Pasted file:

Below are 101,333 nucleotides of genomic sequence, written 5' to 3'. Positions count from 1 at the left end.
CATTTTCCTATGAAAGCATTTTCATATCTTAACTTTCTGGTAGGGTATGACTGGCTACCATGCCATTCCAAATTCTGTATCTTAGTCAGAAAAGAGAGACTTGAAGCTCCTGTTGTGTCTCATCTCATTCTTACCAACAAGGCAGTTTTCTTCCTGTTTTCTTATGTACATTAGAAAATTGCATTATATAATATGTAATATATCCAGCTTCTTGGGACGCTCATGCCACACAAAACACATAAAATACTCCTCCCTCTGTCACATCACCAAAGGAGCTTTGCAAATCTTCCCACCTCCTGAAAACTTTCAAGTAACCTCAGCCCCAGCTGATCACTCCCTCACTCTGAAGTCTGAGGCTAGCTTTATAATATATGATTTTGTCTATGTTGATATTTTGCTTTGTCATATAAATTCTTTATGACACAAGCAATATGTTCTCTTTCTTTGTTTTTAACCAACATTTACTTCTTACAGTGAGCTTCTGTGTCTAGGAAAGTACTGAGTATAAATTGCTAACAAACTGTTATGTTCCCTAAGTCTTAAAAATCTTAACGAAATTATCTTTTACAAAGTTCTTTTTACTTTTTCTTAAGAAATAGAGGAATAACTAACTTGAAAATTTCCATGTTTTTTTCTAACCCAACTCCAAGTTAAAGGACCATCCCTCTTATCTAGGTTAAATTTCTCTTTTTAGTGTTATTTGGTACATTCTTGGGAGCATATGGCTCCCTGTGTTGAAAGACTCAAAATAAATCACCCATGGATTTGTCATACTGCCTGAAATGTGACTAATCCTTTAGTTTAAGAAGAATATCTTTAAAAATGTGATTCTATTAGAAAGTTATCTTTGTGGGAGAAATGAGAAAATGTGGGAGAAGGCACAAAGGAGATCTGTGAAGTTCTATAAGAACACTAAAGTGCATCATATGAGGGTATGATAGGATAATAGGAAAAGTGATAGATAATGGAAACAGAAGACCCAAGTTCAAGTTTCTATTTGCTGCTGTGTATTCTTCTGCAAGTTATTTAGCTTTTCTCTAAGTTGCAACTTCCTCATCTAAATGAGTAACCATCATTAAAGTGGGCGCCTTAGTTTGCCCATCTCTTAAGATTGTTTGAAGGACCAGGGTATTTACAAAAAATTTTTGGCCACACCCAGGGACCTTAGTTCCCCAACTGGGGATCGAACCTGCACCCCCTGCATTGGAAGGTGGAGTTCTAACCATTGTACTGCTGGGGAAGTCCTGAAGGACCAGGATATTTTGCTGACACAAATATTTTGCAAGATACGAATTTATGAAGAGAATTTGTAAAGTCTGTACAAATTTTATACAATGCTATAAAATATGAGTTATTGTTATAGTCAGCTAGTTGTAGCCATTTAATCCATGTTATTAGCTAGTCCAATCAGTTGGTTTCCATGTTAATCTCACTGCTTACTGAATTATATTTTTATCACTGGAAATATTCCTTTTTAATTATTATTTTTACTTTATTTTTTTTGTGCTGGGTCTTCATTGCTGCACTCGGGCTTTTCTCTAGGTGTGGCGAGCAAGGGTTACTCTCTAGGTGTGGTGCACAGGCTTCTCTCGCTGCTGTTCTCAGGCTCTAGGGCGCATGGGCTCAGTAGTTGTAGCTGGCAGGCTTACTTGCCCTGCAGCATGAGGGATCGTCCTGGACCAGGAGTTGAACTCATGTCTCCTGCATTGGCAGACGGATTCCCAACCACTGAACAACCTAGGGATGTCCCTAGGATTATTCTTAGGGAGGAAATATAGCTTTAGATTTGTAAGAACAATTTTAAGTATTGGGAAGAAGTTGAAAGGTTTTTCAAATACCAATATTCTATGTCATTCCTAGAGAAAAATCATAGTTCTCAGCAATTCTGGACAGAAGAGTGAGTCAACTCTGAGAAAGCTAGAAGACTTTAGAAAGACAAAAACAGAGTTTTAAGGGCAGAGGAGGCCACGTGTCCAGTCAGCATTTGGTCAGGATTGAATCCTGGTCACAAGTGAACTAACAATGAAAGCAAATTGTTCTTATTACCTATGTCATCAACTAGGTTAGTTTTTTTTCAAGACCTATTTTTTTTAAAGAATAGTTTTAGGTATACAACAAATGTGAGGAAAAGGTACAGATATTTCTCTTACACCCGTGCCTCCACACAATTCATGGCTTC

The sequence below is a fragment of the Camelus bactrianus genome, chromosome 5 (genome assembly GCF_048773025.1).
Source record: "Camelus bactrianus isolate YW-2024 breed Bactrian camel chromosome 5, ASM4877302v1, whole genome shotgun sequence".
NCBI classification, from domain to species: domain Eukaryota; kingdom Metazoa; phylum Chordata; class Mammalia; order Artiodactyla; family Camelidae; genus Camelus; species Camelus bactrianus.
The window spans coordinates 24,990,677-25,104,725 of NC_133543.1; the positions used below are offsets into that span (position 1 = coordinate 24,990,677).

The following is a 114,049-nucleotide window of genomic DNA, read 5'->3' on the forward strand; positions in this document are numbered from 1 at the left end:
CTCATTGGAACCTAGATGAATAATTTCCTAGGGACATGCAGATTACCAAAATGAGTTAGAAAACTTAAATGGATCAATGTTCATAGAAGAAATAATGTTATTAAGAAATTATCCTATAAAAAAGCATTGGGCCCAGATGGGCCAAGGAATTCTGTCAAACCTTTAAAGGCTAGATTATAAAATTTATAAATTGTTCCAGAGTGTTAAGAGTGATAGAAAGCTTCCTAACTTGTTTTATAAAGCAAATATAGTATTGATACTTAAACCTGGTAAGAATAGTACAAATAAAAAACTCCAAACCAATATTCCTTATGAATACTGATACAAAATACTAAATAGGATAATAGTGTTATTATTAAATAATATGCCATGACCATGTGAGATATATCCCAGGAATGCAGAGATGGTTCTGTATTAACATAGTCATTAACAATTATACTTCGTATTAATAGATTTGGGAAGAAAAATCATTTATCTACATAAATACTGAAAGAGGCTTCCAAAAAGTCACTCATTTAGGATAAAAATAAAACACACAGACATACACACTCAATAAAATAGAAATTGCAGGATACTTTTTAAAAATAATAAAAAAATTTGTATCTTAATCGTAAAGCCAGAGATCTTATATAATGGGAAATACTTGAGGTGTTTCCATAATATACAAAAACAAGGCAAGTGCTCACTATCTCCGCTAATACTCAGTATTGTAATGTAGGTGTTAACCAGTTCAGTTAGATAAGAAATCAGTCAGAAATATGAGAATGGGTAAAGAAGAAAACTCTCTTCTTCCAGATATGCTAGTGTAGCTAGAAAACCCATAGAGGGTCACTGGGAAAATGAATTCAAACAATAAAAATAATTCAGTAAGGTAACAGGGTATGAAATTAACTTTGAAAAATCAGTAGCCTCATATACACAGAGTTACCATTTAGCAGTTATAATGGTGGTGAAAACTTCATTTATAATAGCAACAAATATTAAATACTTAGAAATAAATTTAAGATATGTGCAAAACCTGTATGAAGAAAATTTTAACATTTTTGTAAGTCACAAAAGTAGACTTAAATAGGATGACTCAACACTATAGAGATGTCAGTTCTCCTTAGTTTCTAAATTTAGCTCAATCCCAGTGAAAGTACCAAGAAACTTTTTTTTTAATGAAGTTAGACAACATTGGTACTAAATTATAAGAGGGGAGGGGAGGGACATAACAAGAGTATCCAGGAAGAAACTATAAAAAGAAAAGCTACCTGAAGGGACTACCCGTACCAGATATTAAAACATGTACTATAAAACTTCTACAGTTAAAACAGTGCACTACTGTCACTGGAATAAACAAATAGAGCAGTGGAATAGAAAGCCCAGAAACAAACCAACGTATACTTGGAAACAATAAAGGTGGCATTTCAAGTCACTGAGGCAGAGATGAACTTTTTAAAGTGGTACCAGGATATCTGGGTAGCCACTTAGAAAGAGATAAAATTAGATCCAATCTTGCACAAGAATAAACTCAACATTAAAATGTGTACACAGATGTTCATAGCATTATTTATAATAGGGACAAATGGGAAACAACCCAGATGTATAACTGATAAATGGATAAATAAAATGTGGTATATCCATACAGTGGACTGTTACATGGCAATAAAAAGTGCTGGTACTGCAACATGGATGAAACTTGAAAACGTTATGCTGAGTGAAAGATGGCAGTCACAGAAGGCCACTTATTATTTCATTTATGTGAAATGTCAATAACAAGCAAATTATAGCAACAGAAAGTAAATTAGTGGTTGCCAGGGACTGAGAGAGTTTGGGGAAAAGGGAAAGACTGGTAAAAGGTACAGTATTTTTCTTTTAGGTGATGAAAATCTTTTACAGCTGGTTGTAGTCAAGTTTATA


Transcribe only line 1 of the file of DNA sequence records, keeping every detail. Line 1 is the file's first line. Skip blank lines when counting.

Below are 101,333 nucleotides of genomic sequence, written 5' to 3'. Positions count from 1 at the left end.